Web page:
Practical Wind Tunnel Test Methodology for Directed Energy Applications

Award Information
Agency:
Department of Defense
Branch
n/a
Amount:
$149,964.00
Award Year:
2013
Program:
SBIR
Phase:
Phase I
Contract:
FA9101-13-M-0013
Award Id:
n/a
Agency Tracking Number:
F131-180-1095
Solicitation Year:
2013
Solicitation Topic Code:
AF131-180
Solicitation Number:
2013.1
Small Business Information
1665 E. 18th Street, Suite 112, Tucson, AZ, -
Hubzone Owned:
N
Minority Owned:
N
Woman Owned:
N
Duns:
058268652
Principal Investigator:
Nathan Tichenor
Director of Aerospace Sciences
(979) 862-1795
ntichenor@physics-math.com
Business Contact:
Kevin Kremeyer
VP of Research
(520) 903-2345
kremeyer@physics-math.com
Research Institute:
Stub




Abstract
ABSTRACT: There is an urgent DoD desire to better enable effective ground testing T & E methodologies in order to maximize the information return for DE systems. During the planning phase for wind tunnel tests, the finite number of options for positioning the source, target, and sensors are evaluated. If the dynamic environment of each location is known, a motion damping system can be used to mitigate the jitter present in the wind tunnel. PM & AM Research, in collaboration with Texas A & M University, proposes to address this important capability gap by developing a practical wind tunnel test methodology for directed energy applications, using both optical and mechanical diagnostics to logically develop/mature the technology. A unique aspect of the proposed Phase I effort is the culminating wind tunnel testing demonstrations in the 8"x10"Oran W Nicks Low-Speed Wind Tunnel (LSWT) facility at Texas A & M University. The proposed methodology will be matured through the multiple-phase SBIR effort, into a useful system which can be easily implemented in any wind tunnel facility, to provide useful results for DE systems. BENEFIT: The technology described here has very clear application in a wide range of future DoD and non-DoD facilities/systems. Our proposed methodology would not only greatly benefit DoD wind tunnel facilities, but commercial and academic facilities as well. Additionally, the concepts developed during the Phase I/II efforts can easily be modified to produce a useful and cost-effective dynamic measurement system for a wide range of applications outside of wind tunnel testing. For example, in testing communications equipment, vehicles, or structures, where vibrations due to the test facility typically degrade or contaminate the data signal, our concept can be employed to isolate these vibrations from the data.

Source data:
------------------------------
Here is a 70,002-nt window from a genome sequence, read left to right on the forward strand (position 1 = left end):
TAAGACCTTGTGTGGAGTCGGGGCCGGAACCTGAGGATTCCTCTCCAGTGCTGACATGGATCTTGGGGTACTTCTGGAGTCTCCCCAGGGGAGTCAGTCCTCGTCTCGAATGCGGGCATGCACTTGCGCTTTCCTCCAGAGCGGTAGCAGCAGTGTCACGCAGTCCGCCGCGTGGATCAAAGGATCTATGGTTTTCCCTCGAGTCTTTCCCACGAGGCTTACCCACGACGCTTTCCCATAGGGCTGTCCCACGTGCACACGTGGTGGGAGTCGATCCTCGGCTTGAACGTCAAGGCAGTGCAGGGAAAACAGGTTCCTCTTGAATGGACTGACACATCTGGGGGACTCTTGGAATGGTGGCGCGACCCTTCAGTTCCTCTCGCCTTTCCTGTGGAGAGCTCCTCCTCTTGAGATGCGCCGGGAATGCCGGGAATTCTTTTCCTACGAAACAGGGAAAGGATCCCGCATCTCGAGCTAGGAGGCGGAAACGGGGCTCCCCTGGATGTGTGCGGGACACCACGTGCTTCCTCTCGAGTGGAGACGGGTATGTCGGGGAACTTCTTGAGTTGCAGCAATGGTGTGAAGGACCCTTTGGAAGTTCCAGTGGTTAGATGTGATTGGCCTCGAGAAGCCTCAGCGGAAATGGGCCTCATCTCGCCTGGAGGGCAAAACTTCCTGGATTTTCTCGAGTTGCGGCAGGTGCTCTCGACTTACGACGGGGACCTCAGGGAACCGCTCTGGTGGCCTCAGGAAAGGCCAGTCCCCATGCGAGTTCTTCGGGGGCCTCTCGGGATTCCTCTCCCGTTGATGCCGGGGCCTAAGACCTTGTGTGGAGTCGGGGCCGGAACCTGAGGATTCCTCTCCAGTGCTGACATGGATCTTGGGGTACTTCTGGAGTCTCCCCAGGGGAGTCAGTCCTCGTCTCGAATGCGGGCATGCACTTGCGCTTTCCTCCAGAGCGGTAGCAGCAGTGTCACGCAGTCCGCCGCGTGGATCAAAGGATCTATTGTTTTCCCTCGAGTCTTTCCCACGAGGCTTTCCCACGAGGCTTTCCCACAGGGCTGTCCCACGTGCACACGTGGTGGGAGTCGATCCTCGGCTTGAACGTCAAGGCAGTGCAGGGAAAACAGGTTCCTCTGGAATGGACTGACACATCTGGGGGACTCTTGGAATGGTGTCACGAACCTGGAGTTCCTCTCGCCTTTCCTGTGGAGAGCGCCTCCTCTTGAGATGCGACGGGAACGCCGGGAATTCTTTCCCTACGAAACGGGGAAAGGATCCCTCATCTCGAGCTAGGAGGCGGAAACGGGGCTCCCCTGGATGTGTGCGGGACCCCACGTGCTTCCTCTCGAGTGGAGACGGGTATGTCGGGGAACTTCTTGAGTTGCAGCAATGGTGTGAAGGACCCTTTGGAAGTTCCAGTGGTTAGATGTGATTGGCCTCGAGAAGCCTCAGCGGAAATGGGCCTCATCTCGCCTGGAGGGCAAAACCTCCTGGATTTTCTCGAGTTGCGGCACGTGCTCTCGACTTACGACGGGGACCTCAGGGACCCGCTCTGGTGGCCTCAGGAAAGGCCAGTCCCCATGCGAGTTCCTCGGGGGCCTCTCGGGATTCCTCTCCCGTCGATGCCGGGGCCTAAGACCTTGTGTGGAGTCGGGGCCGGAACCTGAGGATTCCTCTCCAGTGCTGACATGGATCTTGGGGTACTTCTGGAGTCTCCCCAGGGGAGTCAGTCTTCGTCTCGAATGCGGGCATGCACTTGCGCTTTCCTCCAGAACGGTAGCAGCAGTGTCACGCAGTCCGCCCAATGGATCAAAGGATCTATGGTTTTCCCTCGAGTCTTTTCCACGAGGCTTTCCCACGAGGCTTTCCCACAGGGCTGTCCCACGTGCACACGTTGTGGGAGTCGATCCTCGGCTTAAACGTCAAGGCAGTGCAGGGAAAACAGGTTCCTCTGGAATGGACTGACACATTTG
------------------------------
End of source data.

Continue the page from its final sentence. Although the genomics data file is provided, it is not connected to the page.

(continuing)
* information listed above is at the time of submission.

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